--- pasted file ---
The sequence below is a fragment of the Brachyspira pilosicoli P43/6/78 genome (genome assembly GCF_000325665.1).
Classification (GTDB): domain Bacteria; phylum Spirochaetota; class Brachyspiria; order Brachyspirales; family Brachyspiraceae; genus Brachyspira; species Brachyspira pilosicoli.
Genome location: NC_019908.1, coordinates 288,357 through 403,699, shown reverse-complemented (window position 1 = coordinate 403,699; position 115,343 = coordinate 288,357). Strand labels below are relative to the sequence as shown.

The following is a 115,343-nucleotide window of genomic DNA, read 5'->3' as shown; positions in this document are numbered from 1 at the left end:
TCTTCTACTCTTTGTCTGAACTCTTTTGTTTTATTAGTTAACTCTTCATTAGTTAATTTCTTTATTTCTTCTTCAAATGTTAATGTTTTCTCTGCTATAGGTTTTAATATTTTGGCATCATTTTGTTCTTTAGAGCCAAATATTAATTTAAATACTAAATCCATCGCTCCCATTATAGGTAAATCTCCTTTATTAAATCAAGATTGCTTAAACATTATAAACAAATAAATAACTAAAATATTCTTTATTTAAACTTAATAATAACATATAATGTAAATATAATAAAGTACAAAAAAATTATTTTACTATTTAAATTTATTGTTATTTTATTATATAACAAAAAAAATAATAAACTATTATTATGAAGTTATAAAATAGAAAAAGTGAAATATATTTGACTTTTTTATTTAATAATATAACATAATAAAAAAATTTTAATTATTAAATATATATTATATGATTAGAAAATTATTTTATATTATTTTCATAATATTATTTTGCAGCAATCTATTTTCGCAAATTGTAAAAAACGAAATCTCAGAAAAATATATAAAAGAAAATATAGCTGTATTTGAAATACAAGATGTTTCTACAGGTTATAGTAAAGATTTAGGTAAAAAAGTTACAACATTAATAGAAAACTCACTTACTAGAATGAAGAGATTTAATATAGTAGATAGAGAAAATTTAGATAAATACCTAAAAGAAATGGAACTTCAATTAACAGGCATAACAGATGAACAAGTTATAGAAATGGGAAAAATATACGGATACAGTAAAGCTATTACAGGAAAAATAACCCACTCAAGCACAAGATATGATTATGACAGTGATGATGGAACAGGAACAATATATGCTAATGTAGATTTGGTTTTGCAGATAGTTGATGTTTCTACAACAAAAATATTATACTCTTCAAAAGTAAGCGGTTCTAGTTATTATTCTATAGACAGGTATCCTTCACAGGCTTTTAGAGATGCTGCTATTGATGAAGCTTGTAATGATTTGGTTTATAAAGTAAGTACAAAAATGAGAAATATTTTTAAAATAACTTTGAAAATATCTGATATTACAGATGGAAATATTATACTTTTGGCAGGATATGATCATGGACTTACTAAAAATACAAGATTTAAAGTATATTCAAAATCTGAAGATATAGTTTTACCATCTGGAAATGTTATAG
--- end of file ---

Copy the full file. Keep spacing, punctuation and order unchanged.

The sequence below is a fragment of the Brachyspira pilosicoli P43/6/78 genome (genome assembly GCF_000325665.1).
Classification (GTDB): domain Bacteria; phylum Spirochaetota; class Brachyspiria; order Brachyspirales; family Brachyspiraceae; genus Brachyspira; species Brachyspira pilosicoli.
Genome location: NC_019908.1, coordinates 288,357 through 403,699, shown reverse-complemented (window position 1 = coordinate 403,699; position 115,343 = coordinate 288,357). Strand labels below are relative to the sequence as shown.

The following is a 115,343-nucleotide window of genomic DNA, read 5'->3' as shown; positions in this document are numbered from 1 at the left end:
TCTTCTACTCTTTGTCTGAACTCTTTTGTTTTATTAGTTAACTCTTCATTAGTTAATTTCTTTATTTCTTCTTCAAATGTTAATGTTTTCTCTGCTATAGGTTTTAATATTTTGGCATCATTTTGTTCTTTAGAGCCAAATATTAATTTAAATACTAAATCCATCGCTCCCATTATAGGTAAATCTCCTTTATTAAATCAAGATTGCTTAAACATTATAAACAAATAAATAACTAAAATATTCTTTATTTAAACTTAATAATAACATATAATGTAAATATAATAAAGTACAAAAAAATTATTTTACTATTTAAATTTATTGTTATTTTATTATATAACAAAAAAAATAATAAACTATTATTATGAAGTTATAAAATAGAAAAAGTGAAATATATTTGACTTTTTTATTTAATAATATAACATAATAAAAAAATTTTAATTATTAAATATATATTATATGATTAGAAAATTATTTTATATTATTTTCATAATATTATTTTGCAGCAATCTATTTTCGCAAATTGTAAAAAACGAAATCTCAGAAAAATATATAAAAGAAAATATAGCTGTATTTGAAATACAAGATGTTTCTACAGGTTATAGTAAAGATTTAGGTAAAAAAGTTACAACATTAATAGAAAACTCACTTACTAGAATGAAGAGATTTAATATAGTAGATAGAGAAAATTTAGATAAATACCTAAAAGAAATGGAACTTCAATTAACAGGCATAACAGATGAACAAGTTATAGAAATGGGAAAAATATACGGATACAGTAAAGCTATTACAGGAAAAATAACCCACTCAAGCACAAGATATGATTATGACAGTGATGATGGAACAGGAACAATATATGCTAATGTAGATTTGGTTTTGCAGATAGTTGATGTTTCTACAACAAAAATATTATACTCTTCAAAAGTAAGCGGTTCTAGTTATTATTCTATAGACAGGTATCCTTCACAGGCTTTTAGAGATGCTGCTATTGATGAAGCTTGTAATGATTTGGTTTATAAAGTAAGTACAAAAATGAGAAATATTTTTAAAATAACTTTGAAAATATCTGATATTACAGATGGAAATATTATACTTTTGGCAGGATATGATCATGGACTTACTAAAAATACAAGATTTAAAGTATATTCAAAATCTGAAGATATAGTTTTACCATCTGGAAATGTTATAG